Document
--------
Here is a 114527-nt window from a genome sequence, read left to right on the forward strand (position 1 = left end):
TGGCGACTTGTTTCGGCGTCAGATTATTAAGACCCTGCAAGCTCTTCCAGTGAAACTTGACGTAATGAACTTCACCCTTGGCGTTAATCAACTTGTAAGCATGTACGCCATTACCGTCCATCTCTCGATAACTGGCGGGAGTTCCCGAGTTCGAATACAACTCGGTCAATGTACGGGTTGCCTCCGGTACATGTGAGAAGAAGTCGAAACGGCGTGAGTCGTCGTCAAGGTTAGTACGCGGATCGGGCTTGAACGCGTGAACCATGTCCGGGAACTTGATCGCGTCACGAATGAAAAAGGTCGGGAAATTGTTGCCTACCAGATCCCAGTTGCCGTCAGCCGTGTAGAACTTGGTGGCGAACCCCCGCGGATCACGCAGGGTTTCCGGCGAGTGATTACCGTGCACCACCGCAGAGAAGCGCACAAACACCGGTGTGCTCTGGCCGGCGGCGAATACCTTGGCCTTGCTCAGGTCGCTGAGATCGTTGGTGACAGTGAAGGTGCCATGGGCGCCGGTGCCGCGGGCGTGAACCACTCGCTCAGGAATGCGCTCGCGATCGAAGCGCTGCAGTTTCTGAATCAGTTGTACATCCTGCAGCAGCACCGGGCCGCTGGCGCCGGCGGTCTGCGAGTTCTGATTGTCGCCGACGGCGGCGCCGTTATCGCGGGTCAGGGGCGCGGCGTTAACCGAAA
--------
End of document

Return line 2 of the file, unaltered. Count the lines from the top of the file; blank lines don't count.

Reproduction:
TGGCGACTTGTTTCGGCGTCAGATTATTAAGACCCTGCAAGCTCTTCCAGTGAAACTTGACGTAATGAACTTCACCCTTGGCGTTAATCAACTTGTAAGCATGTACGCCATTACCGTCCATCTCTCGATAACTGGCGGGAGTTCCCGAGTTCGAATACAACTCGGTCAATGTACGGGTTGCCTCCGGTACATGTGAGAAGAAGTCGAAACGGCGTGAGTCGTCGTCAAGGTTAGTACGCGGATCGGGCTTGAACGCGTGAACCATGTCCGGGAACTTGATCGCGTCACGAATGAAAAAGGTCGGGAAATTGTTGCCTACCAGATCCCAGTTGCCGTCAGCCGTGTAGAACTTGGTGGCGAACCCCCGCGGATCACGCAGGGTTTCCGGCGAGTGATTACCGTGCACCACCGCAGAGAAGCGCACAAACACCGGTGTGCTCTGGCCGGCGGCGAATACCTTGGCCTTGCTCAGGTCGCTGAGATCGTTGGTGACAGTGAAGGTGCCATGGGCGCCGGTGCCGCGGGCGTGAACCACTCGCTCAGGAATGCGCTCGCGATCGAAGCGCTGCAGTTTCTGAATCAGTTGTACATCCTGCAGCAGCACCGGGCCGCTGGCGCCGGCGGTCTGCGAGTTCTGATTGTCGCCGACGGCGGCGCCGTTATCGCGGGTCAGGGGCGCGGCGTTAACCGAAA